Monday, August 30, 2010

Day 144: United 93

Written & Directed by Paul Greengrass (Bloody Sunday, The Bourne Supremacy & Ulimatum) United 93 tells the story of the events that took place on United Airlines Flight 93, one of the planes that was hijacked on September 11; this is the Boeing 757-222 that eventually crashed in a Pennsylvania field, despite efforts by passengers to overpower the hijackers.

The film attempts to play out the flight in ‘real time’ and owes the detail of what took place on the flight to the phone calls made from those on the plane to loved ones on the ground, who co-operated with the filmmakers to give this movie as much faithfulness to the truth of what took place, as is possible.

United 93 is a movie not for the faint-hearted. When I saw it in the cinema in 2006, there weren’t many of us in an already small picture-house. It is/was harrowing in that no one walking into that cinema could be unaware of what the ending of this story is that we’re heading towards. It is the veritable example of one definition I have heard of the "tradegic" story: “’s like watching a car speed towards the edge of the cliff at 90mph. You know that it’s going to go off the edge, you know that there’s nothing you can do about it, yet you’re compelled to watch.”

The film and story begin early on the morning of 9/11, we are with the hijackers, praying in their bedrooms; this is the opening gambit of the of the next 106 minutes and because we know who these people are and what they are about to do, the tension starts here, right at the get-go. We switch between the lives of the hijackers, the passengers, the military and the air traffic controllers in New York and Boston on a day that began just like any other day.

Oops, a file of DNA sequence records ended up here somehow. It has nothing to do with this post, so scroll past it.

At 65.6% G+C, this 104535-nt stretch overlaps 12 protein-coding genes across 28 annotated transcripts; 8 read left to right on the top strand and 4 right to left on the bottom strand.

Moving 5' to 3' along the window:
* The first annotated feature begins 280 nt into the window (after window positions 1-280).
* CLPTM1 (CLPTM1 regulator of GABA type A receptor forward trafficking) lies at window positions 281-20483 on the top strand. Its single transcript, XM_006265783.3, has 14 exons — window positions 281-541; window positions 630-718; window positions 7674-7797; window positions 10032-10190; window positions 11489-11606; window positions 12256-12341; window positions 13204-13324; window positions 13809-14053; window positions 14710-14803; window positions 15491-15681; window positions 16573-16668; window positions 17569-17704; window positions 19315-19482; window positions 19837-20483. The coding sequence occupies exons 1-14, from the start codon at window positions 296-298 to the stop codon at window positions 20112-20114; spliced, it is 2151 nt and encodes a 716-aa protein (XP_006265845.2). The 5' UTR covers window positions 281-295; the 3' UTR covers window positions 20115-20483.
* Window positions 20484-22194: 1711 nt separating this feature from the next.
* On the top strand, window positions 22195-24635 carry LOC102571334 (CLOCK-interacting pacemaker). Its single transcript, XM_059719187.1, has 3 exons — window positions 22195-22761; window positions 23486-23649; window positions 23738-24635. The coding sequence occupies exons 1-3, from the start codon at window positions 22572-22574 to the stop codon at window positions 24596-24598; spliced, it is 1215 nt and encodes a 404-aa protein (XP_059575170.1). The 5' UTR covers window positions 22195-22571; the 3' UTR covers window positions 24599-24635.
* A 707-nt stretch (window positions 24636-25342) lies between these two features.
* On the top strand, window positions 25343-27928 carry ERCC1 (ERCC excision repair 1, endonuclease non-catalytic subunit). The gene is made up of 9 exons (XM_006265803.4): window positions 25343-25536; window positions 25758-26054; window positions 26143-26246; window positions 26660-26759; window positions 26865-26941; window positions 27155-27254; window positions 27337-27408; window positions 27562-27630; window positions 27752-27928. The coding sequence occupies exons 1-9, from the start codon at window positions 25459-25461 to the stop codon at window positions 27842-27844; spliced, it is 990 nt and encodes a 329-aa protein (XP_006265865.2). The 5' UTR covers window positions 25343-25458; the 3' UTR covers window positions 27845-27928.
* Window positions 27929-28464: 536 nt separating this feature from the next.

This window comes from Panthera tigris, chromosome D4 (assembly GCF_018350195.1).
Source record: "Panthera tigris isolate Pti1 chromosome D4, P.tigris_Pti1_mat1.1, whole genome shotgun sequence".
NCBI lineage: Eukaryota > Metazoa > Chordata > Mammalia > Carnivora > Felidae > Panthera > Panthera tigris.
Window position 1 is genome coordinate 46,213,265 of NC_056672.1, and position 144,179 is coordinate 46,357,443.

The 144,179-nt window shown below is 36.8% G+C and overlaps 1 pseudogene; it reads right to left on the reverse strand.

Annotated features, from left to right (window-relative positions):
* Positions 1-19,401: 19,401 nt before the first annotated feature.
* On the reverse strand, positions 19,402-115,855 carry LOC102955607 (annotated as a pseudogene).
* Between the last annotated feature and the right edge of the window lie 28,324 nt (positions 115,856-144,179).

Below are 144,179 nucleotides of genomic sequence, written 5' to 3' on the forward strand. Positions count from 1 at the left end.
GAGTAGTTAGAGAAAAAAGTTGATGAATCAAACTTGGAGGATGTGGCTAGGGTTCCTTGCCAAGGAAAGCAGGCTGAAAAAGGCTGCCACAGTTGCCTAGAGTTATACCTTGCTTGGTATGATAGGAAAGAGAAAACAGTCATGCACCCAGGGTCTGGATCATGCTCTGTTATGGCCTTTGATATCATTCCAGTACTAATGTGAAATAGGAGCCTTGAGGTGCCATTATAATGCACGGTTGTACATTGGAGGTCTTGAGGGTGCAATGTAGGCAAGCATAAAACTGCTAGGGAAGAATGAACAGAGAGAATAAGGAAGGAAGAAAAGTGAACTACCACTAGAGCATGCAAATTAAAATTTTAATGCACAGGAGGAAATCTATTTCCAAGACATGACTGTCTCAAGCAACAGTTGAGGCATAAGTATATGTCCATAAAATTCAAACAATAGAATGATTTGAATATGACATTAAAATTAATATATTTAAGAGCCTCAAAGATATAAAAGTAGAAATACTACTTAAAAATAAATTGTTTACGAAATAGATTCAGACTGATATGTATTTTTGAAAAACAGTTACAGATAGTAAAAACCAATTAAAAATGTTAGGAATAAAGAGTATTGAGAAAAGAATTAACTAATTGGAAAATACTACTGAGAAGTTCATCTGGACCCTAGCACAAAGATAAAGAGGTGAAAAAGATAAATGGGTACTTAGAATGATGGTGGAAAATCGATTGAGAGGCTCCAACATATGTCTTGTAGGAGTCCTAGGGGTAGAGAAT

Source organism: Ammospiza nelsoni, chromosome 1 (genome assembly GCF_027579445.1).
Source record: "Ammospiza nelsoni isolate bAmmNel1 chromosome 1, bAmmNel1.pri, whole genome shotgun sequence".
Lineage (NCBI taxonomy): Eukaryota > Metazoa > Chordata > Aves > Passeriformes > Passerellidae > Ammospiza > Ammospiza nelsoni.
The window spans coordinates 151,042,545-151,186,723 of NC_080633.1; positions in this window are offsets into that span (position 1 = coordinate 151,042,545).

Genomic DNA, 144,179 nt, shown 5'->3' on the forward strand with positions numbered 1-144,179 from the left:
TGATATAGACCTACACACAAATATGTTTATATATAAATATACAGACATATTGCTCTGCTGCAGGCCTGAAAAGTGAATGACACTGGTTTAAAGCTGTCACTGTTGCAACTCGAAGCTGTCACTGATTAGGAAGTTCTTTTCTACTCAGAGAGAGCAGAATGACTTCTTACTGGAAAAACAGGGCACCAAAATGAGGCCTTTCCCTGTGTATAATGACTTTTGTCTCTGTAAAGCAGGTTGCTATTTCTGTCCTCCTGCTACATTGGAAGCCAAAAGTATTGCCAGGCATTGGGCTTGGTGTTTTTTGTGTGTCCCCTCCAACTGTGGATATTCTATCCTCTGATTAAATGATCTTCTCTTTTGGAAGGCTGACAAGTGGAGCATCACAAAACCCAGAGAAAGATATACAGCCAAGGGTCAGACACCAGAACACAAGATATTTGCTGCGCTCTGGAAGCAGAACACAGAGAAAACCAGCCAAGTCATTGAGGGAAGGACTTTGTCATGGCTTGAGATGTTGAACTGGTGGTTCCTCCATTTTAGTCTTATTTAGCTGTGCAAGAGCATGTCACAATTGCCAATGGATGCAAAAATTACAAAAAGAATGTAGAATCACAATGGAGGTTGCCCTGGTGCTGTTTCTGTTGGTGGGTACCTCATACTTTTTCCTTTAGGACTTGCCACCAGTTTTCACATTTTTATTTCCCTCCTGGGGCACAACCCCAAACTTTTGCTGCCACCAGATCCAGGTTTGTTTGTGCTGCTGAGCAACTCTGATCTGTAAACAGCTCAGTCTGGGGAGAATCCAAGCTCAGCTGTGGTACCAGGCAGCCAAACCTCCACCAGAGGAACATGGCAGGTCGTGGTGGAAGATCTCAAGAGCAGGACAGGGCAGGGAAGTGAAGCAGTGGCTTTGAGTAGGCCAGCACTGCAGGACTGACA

Ben Sliney, the man in charge of air space over metropolitan New York, plays himself, just like many others in the film do, adding to the authenticity; it is he who made the call to completely shut down American airspace on that day. The film is two-parts mesmerising, three-parts frustrating and seven parts agonising to watch as the air traffic controllers pick up on the four planes that diverted from their courses that day to go about their own business on that fateful day, having no idea what is taking place before their very eyes. However we do know what's going on. “A hijacking? We haven’t had one of those in years?!”

I have heard United 93 described as “one of the most powerful, gut-wrenching, heartbreaking, riveting and touching ‘you-are-there’ films ever made”. I agree. From the opening scene to the final moment it does not let up.

Day #144 Tip: Tell a story in a Treatment
I know when I’m “in” a great movie; I’m not think about the performances, the cinematography, the script or the music, I’m in the story wanting to know what happens next. Testimony to the power of the film that is United 93 - and this will sound ludicrous - is that I still think and hope that right up until the last seconds, the passengers might pull the plane and themselves out of their desperate situation.

How can I possibly think this, when I’d had five years to absorb what had taken place on that day? I still think it now when I watch the DVD, nine years on from those events?! It’s the strength of story and the power of hope, I guess?

On a practical writer’s note, I am reminded that even though a Treatment must go into great detail, it’s a phenomenal story that will keep the reader going and get the writer over the line. I want to quote, again, from Screen Australia’s document ‘What is a Synopsis? An Outline? A Treatment?’ (prepared by Michael Brindley):

“...the more ‘explaining’ that’s included, the more mechanical or technical detail, the more the
story calls attention to itself as a construct. Although the treatment will be read by seasoned professionals, they too want to be engrossed in the story.”

Testimony to the power of story - in United 93 and many other films - must be the belief in a different outcome for all concerned, even in the face of knowing that it just can’t be so. Or is that just delusion?

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